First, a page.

Case Law Details

Case Name : Viswanathan M. Vs CCIT (Kerala High Court)
Appeal Number : WP (C) No. 3227 of 2020
Date of Judgement/Order : 18/02/2020
Related Assessment Year :
Courts : All High Courts (5667) Kerala High Court (305)

Viswanathan M. Vs Chief Commissioner (Kerala High Court)

The issue under consideration is whether the exemption will be allowed against compensation paid for acquired land?

The land of the petitioner had been acquired by the government taken for expansion of Road against some consideration. Now, A.O. wants to charge Income Tax on this consideration received by the petitioner.

The language of Section 96 of the Right to Fair Compensation and Transparency in Land Acquisition, Rehabilitation and Resettlement Act (RFCTLARR) Act, 2013, do not leave any doubt in the mind that if the land is either acquired or the result of an agreement, it could not fall within the mischief of Income Tax Act, in other words, exemption is liable to be granted

Further, The Central Board of Direct Tax vide the Circular No.36/2016 dated 25.08.2016 came out with a clarification that the exemption provided under Section 96 of the RFCTLARR Act is wider in scope than the tax-exemption provided under the existing provisions of Income-tax Act, 1961. Hence, compensation received in respect of non agricultural land which has been exempted from levy of income-tax vide section 96 of the RFCTLARR Act shall also not be taxable under the provisions of income-tax Act, 1961 even if there is no specific provision of exemption for such compensation in the Income-tax Act, 1961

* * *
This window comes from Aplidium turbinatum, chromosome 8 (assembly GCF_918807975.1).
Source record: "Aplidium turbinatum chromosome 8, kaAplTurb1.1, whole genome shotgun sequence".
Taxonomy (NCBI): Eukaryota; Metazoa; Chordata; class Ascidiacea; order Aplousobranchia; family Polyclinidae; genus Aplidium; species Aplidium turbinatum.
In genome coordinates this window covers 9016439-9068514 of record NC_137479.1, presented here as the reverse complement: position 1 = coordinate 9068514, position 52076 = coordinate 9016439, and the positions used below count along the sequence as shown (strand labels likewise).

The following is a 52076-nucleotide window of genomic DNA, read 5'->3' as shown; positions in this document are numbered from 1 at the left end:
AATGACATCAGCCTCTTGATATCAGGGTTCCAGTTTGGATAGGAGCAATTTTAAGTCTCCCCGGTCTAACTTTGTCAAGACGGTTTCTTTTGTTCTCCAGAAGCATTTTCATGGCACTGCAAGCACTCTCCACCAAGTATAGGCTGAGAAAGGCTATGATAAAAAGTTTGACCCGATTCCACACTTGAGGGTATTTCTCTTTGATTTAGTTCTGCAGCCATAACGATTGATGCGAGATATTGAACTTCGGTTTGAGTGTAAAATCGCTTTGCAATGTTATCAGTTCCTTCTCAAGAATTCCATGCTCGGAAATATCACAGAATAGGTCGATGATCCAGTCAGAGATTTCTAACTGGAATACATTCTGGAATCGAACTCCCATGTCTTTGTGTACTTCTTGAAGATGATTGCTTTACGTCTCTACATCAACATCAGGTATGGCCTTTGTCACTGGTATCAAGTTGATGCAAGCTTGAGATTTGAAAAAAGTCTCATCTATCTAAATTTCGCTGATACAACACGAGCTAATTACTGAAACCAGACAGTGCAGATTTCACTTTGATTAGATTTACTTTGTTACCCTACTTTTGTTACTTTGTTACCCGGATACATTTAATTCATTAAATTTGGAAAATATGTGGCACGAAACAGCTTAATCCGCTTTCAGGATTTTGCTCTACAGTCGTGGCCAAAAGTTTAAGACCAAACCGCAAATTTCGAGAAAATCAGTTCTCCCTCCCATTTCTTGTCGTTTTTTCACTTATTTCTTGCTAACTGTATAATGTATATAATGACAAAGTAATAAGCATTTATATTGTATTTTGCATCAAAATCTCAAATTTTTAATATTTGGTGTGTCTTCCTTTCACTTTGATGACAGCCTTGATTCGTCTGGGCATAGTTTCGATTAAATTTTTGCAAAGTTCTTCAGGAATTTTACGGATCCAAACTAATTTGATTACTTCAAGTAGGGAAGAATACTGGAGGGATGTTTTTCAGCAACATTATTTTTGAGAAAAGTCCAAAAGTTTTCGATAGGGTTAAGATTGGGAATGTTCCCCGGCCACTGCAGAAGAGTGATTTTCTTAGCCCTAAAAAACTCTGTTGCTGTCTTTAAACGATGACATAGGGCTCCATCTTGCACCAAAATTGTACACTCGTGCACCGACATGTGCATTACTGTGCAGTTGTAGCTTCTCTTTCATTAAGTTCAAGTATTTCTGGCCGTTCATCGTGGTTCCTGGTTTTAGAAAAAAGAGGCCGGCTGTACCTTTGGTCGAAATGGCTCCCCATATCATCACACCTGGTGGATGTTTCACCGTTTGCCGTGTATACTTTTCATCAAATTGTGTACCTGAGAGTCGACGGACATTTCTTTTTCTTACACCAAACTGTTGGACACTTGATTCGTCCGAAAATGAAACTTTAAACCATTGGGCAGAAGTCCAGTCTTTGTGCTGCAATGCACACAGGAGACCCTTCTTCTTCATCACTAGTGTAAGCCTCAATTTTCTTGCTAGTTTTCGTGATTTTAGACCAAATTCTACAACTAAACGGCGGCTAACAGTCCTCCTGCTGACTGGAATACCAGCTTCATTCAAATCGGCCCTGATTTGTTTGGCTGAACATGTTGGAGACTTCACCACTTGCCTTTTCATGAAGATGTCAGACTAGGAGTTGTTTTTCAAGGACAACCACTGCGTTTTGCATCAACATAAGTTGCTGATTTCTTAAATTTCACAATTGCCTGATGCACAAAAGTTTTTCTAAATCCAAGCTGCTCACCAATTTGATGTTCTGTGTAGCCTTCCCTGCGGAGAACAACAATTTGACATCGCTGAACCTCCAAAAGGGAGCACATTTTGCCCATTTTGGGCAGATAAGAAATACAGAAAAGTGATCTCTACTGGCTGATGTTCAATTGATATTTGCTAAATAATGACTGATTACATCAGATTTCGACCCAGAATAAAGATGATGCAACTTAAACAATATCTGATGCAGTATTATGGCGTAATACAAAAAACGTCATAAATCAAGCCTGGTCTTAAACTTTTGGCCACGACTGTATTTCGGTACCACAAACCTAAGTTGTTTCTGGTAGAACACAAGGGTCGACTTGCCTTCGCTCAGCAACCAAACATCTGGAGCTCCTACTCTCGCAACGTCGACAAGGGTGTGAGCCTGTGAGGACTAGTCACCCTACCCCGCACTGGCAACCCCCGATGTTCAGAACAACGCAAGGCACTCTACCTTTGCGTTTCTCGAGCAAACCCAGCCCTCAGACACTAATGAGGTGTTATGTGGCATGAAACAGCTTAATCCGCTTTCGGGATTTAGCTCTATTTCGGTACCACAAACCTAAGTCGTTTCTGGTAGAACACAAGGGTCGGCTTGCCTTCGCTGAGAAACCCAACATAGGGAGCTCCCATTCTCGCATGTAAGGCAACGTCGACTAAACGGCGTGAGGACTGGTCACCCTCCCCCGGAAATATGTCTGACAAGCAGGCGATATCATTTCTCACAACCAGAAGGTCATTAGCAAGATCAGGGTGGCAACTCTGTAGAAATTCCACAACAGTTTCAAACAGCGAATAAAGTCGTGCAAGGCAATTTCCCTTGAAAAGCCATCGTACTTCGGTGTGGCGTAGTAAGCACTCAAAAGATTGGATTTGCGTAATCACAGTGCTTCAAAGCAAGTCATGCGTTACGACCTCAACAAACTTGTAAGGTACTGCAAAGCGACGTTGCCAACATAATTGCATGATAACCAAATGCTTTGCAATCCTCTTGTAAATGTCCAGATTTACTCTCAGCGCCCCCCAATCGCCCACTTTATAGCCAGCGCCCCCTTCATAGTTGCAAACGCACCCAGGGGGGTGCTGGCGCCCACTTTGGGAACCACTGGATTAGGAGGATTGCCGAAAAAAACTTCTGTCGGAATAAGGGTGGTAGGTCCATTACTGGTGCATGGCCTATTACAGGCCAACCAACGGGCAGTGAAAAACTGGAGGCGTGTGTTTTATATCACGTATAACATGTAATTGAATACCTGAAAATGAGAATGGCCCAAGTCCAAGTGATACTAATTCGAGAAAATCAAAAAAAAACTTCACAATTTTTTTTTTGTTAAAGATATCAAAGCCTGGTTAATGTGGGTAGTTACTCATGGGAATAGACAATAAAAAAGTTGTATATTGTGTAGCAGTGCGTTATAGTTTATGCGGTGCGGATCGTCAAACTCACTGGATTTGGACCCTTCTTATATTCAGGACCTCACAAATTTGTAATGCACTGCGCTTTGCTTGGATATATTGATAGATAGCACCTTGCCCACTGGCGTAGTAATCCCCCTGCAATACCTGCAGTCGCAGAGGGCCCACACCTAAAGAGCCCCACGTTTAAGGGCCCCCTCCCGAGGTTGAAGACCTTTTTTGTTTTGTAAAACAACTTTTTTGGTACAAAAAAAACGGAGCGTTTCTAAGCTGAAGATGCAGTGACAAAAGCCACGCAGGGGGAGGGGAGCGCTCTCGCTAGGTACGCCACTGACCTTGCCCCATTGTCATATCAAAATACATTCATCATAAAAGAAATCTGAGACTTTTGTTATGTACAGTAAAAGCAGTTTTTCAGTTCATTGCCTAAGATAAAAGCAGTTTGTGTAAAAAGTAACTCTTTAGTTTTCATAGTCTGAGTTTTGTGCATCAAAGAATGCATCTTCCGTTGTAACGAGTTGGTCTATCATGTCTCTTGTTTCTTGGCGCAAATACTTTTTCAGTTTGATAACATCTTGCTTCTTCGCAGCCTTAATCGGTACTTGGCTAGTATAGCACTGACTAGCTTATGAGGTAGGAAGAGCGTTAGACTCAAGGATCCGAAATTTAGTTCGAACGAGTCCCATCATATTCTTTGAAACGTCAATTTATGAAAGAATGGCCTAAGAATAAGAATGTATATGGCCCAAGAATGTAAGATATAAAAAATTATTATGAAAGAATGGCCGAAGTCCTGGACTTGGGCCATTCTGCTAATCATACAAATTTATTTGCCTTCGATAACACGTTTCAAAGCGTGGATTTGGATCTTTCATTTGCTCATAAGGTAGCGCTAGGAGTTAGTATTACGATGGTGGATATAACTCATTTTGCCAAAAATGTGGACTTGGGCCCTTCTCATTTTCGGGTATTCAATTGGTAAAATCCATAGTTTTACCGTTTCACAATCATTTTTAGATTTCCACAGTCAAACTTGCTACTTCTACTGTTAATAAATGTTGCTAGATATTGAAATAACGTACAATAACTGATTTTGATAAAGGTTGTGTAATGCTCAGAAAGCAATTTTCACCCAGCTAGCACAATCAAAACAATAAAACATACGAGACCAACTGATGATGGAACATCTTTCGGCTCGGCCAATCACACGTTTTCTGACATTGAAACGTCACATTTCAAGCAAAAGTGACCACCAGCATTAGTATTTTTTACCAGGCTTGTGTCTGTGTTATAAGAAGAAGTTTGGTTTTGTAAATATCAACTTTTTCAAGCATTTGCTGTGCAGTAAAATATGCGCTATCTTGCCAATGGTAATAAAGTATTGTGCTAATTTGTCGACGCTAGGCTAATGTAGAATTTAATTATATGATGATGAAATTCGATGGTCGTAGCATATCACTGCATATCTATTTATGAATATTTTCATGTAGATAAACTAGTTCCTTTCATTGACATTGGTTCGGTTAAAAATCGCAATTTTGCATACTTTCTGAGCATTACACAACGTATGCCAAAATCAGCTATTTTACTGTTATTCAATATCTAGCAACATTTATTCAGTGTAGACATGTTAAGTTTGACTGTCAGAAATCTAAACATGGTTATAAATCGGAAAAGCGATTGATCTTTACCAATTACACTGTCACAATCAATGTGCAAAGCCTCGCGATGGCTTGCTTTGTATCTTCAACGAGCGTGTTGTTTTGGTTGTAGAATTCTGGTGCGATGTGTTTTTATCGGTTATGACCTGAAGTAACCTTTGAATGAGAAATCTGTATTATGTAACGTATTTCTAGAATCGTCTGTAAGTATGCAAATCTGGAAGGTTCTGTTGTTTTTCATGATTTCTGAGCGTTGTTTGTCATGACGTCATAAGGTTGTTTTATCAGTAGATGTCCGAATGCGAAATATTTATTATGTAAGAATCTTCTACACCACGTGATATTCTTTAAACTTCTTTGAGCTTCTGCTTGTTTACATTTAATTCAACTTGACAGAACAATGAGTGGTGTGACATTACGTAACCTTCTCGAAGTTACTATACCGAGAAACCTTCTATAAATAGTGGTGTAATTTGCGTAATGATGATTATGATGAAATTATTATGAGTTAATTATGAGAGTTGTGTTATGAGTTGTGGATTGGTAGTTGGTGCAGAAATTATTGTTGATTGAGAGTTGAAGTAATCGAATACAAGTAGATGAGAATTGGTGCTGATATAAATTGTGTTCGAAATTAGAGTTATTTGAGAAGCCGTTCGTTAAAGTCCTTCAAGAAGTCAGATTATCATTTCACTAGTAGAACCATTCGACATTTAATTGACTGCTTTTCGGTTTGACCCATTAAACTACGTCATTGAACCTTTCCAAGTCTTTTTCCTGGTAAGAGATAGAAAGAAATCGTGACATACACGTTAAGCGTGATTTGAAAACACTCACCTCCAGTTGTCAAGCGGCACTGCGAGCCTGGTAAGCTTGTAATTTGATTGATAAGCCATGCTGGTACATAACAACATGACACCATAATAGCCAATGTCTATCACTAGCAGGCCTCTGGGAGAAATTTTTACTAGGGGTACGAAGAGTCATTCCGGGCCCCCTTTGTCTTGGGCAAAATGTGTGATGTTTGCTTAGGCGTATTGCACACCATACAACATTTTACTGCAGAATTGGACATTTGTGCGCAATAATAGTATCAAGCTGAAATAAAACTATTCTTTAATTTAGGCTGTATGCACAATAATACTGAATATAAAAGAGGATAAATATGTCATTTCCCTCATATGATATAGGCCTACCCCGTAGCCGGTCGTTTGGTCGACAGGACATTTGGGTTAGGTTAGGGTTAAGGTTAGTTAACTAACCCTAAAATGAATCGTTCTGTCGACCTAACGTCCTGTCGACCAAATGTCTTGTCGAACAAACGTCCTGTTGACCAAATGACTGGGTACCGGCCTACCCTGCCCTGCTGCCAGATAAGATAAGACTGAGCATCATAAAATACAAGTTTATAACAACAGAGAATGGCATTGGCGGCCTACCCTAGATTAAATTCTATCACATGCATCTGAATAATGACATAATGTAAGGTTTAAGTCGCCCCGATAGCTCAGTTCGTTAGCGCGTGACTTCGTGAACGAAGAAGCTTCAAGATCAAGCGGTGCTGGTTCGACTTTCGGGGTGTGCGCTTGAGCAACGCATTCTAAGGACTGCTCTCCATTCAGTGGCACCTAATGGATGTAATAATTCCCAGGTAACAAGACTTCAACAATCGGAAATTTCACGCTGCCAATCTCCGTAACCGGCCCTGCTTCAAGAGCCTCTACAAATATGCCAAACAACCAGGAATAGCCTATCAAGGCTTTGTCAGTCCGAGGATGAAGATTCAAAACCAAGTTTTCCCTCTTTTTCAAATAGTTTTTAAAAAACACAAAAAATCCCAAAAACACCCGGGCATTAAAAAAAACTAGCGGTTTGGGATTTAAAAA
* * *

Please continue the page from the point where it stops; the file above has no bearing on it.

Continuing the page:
Therefore, the consideration received from compulsory acquisition of land will be exempt in Income tax.

FULL TEXT OF THE HIGH COURT ORDER /JUDGEMENT

Petitioner, in the instant case, has assailed Exts. P7 and P8, assessment order and notice of demand issued by the Income Tax Department, respectively.

2. Succinctly, the facts which are necessary for adjudication of the controversy involved are that the petitioner is the absolute owner, title holder of a land to the extent of 7.33 cents with three shop rooms and a residential building in Sy. No.170/2 and 170/4 in Elamkulam Village, Kanayannoor Taluk, Ernakulam District, which is situated on the southern side of the Thammanam Pullepady Road. The market value of the land on announcement of Smart City Project, Metro Rail Project and Mono Rail Project, increased many fold. Out of the aforementioned land, about 1.32 Ares (3.26 cents) of land with a building of 1500 Sq. Ft. had been taken for expansion of Thammanam Pullepady Road. The Land Acquisition Officer fixed the value as Rs.10,48,269/- and the improvements at Rs.3,864/-. The notification under the Old Land Acquisition Act was published on 24.04.2013. Thereafter, declaration under Sections 6(1) and 17(1) of the erstwhile Land Acquisition Act, 1894, showing the emergency provisions which tantamount to compulsory acquisition were published.